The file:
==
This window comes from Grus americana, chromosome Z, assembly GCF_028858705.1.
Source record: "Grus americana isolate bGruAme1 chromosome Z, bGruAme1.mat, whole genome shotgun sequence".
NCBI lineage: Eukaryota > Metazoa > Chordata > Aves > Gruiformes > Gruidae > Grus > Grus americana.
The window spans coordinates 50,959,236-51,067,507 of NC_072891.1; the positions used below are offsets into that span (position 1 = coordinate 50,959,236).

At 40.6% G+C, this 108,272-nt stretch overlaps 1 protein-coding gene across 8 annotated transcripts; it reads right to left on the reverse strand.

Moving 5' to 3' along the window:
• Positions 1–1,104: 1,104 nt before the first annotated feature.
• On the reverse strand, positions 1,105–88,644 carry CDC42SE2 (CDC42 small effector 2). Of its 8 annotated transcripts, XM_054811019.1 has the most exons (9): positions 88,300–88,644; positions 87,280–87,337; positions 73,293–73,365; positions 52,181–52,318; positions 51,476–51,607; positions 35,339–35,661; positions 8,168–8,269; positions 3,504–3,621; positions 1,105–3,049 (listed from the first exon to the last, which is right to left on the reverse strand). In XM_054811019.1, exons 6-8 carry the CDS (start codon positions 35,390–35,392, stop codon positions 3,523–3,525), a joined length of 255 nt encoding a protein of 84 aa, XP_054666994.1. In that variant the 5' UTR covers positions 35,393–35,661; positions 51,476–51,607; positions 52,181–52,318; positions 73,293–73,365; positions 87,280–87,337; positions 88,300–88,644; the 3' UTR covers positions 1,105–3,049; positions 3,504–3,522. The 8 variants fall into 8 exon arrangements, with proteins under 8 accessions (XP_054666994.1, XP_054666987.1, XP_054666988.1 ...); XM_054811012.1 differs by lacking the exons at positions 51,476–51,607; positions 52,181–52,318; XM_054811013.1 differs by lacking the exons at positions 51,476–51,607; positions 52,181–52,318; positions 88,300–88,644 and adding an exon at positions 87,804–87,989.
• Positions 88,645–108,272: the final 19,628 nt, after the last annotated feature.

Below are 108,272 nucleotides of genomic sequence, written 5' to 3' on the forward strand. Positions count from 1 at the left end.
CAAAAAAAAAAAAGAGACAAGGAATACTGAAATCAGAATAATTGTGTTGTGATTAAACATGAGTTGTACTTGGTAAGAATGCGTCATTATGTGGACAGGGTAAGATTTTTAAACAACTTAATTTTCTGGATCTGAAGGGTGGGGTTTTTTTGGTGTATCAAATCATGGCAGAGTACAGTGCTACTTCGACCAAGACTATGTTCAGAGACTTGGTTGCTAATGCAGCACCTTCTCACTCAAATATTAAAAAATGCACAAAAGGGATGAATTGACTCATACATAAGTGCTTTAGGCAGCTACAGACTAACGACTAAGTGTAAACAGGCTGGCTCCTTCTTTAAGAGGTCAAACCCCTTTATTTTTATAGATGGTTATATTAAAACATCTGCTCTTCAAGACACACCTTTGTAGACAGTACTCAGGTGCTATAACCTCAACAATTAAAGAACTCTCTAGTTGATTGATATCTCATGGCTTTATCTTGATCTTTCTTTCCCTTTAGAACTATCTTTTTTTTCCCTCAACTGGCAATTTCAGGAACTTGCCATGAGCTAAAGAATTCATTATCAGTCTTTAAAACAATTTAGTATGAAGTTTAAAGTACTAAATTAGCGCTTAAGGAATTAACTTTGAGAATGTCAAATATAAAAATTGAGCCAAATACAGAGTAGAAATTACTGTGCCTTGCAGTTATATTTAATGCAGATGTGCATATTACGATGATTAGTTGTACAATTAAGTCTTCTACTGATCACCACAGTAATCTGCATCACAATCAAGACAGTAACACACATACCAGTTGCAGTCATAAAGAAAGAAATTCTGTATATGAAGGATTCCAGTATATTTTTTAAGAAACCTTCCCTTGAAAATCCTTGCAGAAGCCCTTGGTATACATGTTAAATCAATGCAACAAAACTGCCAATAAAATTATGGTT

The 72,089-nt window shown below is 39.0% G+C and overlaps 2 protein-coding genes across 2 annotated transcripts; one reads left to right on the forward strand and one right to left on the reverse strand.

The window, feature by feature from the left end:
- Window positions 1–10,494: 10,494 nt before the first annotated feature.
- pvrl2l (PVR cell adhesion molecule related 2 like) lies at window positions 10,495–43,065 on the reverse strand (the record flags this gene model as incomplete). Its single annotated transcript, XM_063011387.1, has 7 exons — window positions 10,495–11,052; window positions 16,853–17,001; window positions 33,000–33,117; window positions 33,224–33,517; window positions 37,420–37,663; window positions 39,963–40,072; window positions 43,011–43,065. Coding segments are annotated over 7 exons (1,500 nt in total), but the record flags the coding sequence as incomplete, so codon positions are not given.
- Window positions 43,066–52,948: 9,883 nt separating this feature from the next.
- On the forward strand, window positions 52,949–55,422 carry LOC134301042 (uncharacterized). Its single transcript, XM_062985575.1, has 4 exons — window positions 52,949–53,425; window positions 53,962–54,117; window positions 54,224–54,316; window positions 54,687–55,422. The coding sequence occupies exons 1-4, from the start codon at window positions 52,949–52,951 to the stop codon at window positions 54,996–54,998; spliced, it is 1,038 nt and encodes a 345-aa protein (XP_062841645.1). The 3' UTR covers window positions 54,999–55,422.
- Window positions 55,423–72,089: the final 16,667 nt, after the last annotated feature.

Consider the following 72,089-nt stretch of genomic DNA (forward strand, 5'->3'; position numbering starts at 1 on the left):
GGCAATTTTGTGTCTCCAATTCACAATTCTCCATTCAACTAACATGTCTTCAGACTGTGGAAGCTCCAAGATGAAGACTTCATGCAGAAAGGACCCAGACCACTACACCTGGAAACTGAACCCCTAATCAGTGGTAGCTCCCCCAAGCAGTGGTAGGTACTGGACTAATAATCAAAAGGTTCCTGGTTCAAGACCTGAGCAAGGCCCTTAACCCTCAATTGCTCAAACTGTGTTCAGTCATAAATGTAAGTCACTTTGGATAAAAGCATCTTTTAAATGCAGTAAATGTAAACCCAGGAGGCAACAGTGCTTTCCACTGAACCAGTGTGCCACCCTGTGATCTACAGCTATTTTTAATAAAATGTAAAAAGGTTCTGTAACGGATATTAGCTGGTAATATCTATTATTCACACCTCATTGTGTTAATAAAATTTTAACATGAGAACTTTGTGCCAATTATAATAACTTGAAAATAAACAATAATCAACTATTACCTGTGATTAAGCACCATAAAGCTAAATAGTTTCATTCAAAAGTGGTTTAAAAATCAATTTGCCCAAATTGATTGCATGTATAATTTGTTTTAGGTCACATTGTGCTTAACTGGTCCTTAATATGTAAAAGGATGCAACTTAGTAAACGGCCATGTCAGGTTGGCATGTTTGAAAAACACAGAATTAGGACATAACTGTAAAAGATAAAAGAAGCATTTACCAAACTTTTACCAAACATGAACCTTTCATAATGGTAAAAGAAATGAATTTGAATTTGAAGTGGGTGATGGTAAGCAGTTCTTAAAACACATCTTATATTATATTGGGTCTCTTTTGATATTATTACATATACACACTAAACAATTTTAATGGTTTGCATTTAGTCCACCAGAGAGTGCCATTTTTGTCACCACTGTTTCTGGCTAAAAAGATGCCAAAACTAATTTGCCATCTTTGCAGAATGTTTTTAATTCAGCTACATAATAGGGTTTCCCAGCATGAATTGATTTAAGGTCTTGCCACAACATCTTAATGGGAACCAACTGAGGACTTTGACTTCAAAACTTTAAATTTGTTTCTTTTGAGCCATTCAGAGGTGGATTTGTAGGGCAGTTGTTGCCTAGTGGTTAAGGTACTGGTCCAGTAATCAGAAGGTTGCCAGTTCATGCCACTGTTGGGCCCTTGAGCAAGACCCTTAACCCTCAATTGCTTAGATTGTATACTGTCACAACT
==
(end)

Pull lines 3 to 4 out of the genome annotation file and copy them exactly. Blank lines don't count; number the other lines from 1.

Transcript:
NCBI lineage: Eukaryota > Metazoa > Chordata > Aves > Gruiformes > Gruidae > Grus > Grus americana.
The window spans coordinates 50,959,236-51,067,507 of NC_072891.1; the positions used below are offsets into that span (position 1 = coordinate 50,959,236).